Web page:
• In some embodiments, the voice message of step 68 is pre-stored within device 20, 20 a so that a user does not need to transfer any audio files to device 20, 20 a prior to use. In such embodiments, a user is given the option of over-riding these pre-recorded messages by transferring their own voice recordings to the alert device via the micro USB cable, or other type of cable. Indeed, as was noted, in some embodiments, device 20, 20 a may include a short range wireless communications ability that allows it to be configured by the user without the need for a wired connection (e.g. Zigbee, Bluetooth, infrared, etc.)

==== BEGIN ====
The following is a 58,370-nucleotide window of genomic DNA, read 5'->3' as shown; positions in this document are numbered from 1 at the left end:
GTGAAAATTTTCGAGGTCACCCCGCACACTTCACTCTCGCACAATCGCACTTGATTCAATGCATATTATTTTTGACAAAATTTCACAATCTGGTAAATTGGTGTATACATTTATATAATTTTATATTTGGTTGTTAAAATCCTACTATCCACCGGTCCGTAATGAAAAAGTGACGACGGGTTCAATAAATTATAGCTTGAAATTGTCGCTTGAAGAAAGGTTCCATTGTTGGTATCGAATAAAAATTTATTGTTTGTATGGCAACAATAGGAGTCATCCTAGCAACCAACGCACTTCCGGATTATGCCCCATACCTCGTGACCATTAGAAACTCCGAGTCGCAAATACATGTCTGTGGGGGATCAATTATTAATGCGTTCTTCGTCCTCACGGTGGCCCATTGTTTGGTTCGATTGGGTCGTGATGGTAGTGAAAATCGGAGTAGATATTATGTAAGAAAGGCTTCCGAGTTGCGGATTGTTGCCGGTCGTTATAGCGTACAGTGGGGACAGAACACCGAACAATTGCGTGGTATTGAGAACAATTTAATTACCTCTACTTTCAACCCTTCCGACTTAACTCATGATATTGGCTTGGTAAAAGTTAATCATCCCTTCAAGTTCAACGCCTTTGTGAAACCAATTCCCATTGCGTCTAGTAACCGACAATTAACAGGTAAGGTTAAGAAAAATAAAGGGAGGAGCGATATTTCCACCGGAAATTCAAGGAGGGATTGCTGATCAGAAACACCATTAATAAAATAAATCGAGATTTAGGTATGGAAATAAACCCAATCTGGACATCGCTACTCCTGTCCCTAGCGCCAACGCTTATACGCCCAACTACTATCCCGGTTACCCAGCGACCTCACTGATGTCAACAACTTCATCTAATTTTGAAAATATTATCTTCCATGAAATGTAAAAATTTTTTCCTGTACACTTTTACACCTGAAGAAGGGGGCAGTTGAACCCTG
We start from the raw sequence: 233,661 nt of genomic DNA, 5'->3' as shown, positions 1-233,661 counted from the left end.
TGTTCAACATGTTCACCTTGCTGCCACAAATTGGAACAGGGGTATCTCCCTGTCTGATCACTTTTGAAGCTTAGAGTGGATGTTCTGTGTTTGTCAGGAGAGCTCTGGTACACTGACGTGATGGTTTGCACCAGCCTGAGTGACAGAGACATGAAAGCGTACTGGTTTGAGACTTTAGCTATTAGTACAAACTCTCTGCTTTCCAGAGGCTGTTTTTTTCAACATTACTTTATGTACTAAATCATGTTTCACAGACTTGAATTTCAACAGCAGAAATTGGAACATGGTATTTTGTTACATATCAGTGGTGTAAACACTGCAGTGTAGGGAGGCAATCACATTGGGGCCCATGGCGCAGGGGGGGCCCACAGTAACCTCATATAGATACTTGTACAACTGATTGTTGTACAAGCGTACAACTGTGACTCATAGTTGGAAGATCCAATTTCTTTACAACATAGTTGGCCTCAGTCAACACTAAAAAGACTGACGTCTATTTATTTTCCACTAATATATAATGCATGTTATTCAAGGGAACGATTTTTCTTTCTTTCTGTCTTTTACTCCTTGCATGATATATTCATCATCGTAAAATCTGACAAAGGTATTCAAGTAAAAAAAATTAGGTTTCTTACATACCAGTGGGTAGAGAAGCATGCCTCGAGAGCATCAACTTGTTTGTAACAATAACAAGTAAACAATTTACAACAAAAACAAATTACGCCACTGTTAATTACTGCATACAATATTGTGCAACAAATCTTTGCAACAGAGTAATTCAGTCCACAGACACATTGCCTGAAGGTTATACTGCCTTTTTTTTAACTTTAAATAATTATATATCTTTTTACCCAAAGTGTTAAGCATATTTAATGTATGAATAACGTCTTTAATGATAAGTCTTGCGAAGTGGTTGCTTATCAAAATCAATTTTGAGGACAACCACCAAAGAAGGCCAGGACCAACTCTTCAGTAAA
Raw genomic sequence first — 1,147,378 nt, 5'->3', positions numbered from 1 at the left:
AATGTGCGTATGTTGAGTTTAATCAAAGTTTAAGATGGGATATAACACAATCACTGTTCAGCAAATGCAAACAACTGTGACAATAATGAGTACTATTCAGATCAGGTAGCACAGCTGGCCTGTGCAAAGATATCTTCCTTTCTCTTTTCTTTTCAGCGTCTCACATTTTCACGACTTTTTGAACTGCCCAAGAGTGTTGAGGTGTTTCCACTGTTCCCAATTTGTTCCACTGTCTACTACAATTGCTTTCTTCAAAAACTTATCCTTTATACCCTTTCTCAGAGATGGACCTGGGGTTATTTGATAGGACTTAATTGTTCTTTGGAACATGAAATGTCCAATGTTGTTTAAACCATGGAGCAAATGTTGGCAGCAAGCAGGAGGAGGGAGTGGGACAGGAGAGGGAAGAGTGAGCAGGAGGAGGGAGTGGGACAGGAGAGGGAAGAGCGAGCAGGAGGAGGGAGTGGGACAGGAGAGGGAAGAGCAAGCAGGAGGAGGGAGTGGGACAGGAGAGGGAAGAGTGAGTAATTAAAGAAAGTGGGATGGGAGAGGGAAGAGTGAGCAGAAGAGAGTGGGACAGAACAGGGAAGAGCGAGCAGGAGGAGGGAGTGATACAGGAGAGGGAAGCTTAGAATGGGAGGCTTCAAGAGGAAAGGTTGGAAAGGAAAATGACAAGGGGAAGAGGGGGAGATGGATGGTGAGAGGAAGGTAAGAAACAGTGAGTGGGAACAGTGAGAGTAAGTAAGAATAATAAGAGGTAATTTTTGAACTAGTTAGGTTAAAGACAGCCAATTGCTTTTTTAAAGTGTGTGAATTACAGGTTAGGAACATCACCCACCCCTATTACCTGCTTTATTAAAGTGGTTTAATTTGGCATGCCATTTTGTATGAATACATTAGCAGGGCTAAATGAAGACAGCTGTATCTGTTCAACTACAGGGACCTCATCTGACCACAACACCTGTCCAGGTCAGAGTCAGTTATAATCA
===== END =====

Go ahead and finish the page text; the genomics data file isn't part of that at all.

• In the embodiment of notification algorithm 60 shown in FIG. 19, controller 38 proceeds to step 72 after the pre-recorded message of step 68 has been played (one or more times). At step 72, which may be omitted in some embodiments, controller 38 transmits the current location of device 20 to the emergency services operator. In some embodiments, this location is derived from a GPS unit 74 (FIG. 5) that is included within device 20. In other embodiments, this location is derived from any conventional radiolocation method (e.g. triangulation, trilateration or multilateration, etc.) using the one or more towers of the cellular telephone network with which device 20 is currently communicating. If transmitting the location based upon a radiolocation technique, the precise location of the device 20 may not be determinable, so that a range of possible locations may be transmitted by device 20. If transmitting the location using GPS, the location of device 20 may be pinpointed with greater accuracy, so that it may be possible to transmit a precise location, rather than a range, to the emergency services operator via device 20.